22nd MEU provides lifesaving aid to local community

23 Apr 2002 | 1st Lt. Michael Armistead

Children and adults alike gathered at the dock and awaited the arrival of the Landing Craft Utility as it slowly approached the rocky, deteriorating pier. Soon, the end of the pier was populated by a small assortment of U.S. Marines and Sailors as the LCU inched its way toward the small, dilapidated dock. The profile of the USS TRENTON was silhouetted against the early morning horizon, from which the LCU began its journey. 

As the front gate of the LCU opened and several desert camouflaged Marines and Sailors walked onto the pier, the international symbol of the Red Cross emblazoned across a camouflage ambulance was clearly visible. If the intentions of the strange craft were unclear to the small throng of townspeople watching the procession, it was now clear that the medical and dental staff of the WASP Amphibious Ready Group and the 22nd Marine Expeditionary Unit (Special Operations Capable) team had landed, and many of their health and wellness problems would soon be well in hand.   

While Marines and Sailors were completing training on one of the local ranges in an undisclosed location in the Middle East, MEU Service Support Group-22 had an opportunity to complete a few tasks of their own spearheading a Medical and Dental Civil Affairs Project (MEDCAP/DENCAP) in a local community.

The humanitarian assistance mission was conducted in a town whose surrounding areas comprised roughly of 4,000 people.  Lt. Col. John Lopez, MSSG-22 Commanding Officer, coordinated the project while Capt. Ivan Kasanof and Navy Lt. Tracey Stefanon oversaw and directed the execution of the mission. Kasanof acted as the HA officer-in-charge while Stefanon ran the medical aspect of the mission.

"This was my first HA mission," said Stefanon, an Orland Park, Ill., native. "I think it went pretty well."

The idea behind the project was to offer people of the town and the surrounding district the opportunity to receive medical and dental attention they otherwise would not have had access to.

"Sometimes they have access to care but they don't always have the meds," commented Stefanon. "Much of that help came from the (MEU) command element for getting the meds."

At one point, the crowd at the clinic became so large from people who just wanted to see the Americans, that the clinic courtyard needed to be cleared in order to make room for those who were clearly sick.

The MSSG detachment included a medical team, dental team and a maintenance team. When they came ashore, the team linked up with a Marine civil affairs detachment and a Navy explosive ordnance disposal team that had arrived in the town a few days prior to ensure the groundwork established earlier was still intact.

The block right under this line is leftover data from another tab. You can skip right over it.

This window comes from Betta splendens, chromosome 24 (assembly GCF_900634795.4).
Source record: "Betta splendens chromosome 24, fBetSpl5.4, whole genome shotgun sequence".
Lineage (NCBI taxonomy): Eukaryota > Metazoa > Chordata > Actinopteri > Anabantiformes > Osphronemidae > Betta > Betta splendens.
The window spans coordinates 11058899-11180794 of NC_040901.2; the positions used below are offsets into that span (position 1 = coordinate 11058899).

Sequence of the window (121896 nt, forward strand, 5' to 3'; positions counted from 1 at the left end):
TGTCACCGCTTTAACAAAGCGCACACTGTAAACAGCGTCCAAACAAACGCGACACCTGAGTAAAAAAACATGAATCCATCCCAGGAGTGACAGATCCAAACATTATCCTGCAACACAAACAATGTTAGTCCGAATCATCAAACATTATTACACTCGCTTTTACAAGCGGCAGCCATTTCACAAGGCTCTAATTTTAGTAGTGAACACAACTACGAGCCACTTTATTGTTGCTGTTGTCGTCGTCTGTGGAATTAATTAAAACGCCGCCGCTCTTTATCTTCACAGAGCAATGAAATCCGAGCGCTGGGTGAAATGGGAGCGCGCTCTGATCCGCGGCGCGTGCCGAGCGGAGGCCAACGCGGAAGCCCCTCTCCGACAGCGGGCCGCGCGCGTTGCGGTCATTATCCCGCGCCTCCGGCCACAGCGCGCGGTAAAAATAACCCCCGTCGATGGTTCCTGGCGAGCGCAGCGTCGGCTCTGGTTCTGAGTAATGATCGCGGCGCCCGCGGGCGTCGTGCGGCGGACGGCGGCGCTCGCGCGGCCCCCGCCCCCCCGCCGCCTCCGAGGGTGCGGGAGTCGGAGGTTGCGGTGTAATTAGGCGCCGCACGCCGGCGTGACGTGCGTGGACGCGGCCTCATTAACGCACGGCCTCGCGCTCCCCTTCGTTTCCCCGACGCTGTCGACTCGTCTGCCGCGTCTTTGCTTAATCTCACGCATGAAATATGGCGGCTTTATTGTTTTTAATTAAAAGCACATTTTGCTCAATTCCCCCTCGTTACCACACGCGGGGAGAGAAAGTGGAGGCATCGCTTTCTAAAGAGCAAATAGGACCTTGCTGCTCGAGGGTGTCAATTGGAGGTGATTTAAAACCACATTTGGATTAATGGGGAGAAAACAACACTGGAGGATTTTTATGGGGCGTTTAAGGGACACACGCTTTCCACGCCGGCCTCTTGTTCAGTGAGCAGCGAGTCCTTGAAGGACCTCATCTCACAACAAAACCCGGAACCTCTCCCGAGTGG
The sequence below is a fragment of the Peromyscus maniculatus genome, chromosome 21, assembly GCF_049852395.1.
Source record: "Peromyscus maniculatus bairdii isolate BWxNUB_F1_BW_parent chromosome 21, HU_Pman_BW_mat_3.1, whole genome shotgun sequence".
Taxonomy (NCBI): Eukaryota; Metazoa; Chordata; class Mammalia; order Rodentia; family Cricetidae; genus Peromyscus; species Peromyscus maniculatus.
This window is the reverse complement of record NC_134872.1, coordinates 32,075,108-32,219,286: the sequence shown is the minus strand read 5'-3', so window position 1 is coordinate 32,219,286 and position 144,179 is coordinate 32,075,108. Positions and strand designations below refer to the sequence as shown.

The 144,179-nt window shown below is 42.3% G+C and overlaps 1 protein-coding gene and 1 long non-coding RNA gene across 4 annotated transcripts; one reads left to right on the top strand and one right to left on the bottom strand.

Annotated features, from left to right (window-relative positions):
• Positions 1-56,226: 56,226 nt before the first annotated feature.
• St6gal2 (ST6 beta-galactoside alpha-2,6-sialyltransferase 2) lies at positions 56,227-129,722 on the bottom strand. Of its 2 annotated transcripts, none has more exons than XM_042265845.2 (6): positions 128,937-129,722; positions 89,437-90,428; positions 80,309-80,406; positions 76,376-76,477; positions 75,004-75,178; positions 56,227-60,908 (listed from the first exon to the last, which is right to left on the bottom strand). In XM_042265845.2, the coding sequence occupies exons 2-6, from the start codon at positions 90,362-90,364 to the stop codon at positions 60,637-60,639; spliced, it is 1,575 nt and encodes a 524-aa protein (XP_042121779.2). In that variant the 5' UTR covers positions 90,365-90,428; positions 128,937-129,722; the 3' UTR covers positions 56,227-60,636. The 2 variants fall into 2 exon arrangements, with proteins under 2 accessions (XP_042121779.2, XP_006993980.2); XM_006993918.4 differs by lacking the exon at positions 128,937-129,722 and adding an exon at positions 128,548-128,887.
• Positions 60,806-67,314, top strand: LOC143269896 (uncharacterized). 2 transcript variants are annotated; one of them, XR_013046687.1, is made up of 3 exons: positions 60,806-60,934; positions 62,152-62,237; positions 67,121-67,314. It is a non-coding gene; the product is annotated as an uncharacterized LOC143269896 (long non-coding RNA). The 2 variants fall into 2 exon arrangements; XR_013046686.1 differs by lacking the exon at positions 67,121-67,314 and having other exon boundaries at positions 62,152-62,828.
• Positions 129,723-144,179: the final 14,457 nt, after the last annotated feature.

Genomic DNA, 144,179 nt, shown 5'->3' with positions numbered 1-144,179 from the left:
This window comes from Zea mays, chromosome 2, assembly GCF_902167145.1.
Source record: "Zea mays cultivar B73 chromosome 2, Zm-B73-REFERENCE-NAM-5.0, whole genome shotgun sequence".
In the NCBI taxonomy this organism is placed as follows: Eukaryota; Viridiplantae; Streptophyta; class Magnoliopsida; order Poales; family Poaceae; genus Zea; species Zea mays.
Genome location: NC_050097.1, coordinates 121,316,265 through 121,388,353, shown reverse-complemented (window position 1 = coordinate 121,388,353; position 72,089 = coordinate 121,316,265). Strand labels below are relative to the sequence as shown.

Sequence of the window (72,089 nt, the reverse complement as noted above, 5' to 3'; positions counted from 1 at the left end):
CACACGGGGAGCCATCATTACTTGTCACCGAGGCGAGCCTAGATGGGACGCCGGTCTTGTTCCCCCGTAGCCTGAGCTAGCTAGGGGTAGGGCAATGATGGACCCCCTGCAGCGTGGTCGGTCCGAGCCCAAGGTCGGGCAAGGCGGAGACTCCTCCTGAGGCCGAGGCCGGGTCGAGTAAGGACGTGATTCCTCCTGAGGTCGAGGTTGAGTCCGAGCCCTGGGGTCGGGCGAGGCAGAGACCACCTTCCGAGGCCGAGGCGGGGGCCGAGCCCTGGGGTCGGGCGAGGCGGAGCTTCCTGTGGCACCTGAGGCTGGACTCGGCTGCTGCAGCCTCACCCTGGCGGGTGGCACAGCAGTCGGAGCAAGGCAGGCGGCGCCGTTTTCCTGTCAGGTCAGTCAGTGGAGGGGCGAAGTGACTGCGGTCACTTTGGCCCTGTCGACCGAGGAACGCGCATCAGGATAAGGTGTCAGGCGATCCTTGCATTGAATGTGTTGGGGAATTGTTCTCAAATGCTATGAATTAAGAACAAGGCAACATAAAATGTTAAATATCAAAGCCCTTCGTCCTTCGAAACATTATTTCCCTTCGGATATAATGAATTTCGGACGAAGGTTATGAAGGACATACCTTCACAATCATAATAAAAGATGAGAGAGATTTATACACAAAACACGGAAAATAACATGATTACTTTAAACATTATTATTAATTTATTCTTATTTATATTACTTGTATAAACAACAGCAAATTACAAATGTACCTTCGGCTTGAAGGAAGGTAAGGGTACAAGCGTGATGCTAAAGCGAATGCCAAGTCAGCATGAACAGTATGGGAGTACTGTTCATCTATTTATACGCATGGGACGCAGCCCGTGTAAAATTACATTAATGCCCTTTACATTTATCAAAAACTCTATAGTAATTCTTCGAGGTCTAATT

"This was an opportunity to make a difference in the lives of people whose lives are well below our own standard of living," shared Gunnery Sgt. Mark Goodnight, a civil affairs chief who calls Fredericksburg, Va., home. "It really opened my eyes on what work still needs to be done to help our fellow human beings."

Stefanon's medical team, which included Marines and Sailors from each major support element of the MEU as well as sailors of the WASP-ARG, set up six rooms, from which to treat patients; two general rooms, one specific to women, two for pediatrics, and one set aside for the dentists.  In addition, a local doctor flew in to assist in the effort. Translators provided by the local military, as well as the MEU, were present to help in translating the ailments and issues of the patients to the medical teams.

"We saw plenty of kids," stated Stefanon. "The people were much more forthcoming than we thought."

The clinic's supervisors, a doctor and a dentist who were also married to each other, helped facilitate where they could make treating and communicating with the populace easier for the detachment.

The people who came to see these 'doctors in tan' had a variety of ailments that they hoped could be treated by the Americans.
"By far many of the problems we saw stemmed from malnutrition," explained Stefanon. "Though, we did see some strange skin infections."

The dentists, who also brought their own chairs, only had the capability to conduct extractions. Many of their patients had grossly decayed teeth caused by lack of regular care and hygiene but also had great bone density and tooth structure which indicated that overall they were in pretty good shape. 

"It's great to give care to people who have no access," shared Lieutenant Commander Kenneth Leahy, a dentist from Scotchplains, N.J. "They were happy that someone was there to take care of them."

The contact team conducted maintenance at the clinic by fixing gates around the area. On the second day, they conducted maintenance on vehicles that belonged to the local military.

"This is the stuff that I would see in the movies but would never expect to do in real life," said Sgt. Danny Mullins, a motor transport mechanic from Clintwood, Va., while assisting in welding the door of a clinic gate back to its hinges. "I'm happy that we had an opportunity to do this."

By the end of the second day, a tremendous crowd of people flocked to the clinic to catch a glimpse of the departing Sailors and Marines. Once the HA team met the LCU to take them back to the ship, children again watched the Marines depart from the pier, some perhaps wondering when the Marines would return. The force had seen over 500 people and extracted over 40 teeth.

"I enjoyed it. It feels like home," shared Dental Technician 3rd Class Antonio Iglesia who hails from the Bronx, N.Y.  "It's interesting how much alike we are. They have the same diversity in personalities as we do at home."

For additional information regarding the 22nd MEU (SOC), visit our website at www.22meu.usmc.mil

22nd Marine Expeditionary Unit